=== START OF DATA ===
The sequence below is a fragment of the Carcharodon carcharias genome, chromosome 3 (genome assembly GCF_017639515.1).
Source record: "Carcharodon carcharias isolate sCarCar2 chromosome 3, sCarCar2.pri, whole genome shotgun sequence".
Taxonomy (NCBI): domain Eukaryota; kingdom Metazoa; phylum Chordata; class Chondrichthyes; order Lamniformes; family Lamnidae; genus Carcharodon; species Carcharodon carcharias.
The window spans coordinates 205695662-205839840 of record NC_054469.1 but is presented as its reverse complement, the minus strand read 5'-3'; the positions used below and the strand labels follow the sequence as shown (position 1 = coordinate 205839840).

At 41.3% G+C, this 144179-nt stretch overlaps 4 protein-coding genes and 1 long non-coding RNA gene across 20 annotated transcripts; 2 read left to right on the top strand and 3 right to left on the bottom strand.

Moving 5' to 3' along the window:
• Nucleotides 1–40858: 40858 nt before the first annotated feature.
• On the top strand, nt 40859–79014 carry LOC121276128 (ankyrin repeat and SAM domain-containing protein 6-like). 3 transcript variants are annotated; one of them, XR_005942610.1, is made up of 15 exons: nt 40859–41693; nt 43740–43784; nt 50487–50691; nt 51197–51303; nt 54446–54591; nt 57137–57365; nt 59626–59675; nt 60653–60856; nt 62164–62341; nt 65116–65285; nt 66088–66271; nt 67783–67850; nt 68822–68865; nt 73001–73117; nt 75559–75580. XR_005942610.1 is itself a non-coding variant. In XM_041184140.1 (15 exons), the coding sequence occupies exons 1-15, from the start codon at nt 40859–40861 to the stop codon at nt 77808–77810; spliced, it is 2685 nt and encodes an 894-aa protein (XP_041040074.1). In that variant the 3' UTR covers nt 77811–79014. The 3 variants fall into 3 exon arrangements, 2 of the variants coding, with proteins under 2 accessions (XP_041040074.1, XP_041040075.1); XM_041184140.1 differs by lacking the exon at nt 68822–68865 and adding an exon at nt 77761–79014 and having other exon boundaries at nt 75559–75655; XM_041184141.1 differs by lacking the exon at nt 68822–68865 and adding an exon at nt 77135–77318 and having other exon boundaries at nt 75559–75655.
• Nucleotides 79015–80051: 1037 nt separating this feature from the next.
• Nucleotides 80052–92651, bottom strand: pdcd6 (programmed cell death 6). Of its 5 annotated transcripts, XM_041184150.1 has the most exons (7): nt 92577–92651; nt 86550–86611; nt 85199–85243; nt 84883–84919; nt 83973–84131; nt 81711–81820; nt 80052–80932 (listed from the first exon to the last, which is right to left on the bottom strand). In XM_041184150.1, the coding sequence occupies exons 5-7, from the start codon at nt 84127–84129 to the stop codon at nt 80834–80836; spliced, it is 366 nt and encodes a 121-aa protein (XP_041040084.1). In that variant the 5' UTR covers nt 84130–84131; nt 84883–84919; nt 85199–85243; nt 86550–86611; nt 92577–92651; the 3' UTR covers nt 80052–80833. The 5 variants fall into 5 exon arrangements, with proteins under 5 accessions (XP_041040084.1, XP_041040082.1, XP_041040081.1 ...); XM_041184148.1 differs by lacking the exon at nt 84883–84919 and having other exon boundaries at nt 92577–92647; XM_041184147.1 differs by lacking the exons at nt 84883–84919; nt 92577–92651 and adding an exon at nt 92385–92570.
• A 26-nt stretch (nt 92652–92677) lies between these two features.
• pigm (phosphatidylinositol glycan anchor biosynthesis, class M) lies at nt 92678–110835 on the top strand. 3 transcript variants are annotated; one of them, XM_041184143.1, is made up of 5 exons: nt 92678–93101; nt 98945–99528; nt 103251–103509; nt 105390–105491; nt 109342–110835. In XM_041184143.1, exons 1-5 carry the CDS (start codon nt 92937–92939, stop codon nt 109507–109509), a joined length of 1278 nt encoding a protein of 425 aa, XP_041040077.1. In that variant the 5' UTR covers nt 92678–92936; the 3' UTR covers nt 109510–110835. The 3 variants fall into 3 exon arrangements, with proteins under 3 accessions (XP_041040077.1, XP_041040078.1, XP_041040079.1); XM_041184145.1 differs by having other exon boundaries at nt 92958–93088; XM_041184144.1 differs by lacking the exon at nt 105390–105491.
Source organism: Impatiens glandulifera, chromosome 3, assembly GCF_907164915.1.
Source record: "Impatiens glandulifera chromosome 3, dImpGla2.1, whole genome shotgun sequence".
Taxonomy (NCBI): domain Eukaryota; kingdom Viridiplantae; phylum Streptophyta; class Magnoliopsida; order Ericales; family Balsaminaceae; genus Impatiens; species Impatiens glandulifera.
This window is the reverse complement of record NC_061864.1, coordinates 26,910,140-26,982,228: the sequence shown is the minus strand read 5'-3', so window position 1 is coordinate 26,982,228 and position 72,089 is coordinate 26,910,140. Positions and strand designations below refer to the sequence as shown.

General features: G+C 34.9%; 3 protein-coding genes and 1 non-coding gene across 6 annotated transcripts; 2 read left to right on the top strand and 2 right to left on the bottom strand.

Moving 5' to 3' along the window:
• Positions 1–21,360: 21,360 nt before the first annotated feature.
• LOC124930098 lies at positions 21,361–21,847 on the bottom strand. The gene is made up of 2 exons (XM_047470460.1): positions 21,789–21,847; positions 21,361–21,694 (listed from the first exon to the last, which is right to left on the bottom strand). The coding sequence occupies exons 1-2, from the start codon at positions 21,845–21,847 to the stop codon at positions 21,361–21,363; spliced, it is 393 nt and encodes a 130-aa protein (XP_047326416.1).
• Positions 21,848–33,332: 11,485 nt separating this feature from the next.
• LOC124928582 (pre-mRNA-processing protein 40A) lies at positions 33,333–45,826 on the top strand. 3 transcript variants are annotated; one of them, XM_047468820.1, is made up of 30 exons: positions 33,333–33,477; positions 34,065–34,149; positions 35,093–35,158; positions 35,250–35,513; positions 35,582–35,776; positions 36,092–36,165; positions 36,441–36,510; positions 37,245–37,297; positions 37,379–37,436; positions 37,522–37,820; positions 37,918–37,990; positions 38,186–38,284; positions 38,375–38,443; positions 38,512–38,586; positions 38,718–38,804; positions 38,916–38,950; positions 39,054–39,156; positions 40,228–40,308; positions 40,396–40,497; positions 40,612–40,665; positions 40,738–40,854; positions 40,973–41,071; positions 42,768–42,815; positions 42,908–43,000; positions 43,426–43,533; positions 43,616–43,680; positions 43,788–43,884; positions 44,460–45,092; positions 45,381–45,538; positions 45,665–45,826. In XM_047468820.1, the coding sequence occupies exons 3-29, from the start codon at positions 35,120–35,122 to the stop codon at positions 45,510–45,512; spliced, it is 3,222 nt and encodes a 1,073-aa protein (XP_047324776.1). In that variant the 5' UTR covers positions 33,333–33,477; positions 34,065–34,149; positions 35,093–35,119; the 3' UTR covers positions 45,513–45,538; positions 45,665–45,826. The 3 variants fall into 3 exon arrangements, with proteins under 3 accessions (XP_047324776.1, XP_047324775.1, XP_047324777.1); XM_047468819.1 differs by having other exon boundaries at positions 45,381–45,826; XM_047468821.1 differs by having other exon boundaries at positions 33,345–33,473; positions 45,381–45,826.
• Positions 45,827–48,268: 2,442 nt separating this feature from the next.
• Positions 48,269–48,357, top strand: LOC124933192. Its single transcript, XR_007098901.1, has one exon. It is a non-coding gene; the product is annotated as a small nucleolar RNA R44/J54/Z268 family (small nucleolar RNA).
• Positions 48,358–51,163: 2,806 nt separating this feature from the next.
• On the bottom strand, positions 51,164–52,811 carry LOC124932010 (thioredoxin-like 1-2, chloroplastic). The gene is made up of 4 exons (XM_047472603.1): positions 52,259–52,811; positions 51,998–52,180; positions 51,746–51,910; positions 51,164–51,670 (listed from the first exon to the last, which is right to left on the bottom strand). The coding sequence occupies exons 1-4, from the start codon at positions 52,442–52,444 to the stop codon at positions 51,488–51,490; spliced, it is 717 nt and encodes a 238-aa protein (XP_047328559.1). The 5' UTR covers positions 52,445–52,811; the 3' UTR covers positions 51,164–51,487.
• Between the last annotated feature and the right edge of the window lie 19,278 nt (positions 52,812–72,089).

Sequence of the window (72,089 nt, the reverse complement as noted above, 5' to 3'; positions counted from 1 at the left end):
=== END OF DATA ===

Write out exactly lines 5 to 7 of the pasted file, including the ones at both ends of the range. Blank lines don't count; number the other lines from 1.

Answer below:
At 41.3% G+C, this 144179-nt stretch overlaps 4 protein-coding genes and 1 long non-coding RNA gene across 20 annotated transcripts; 2 read left to right on the top strand and 3 right to left on the bottom strand.

Moving 5' to 3' along the window:
• Nucleotides 1–40858: 40858 nt before the first annotated feature.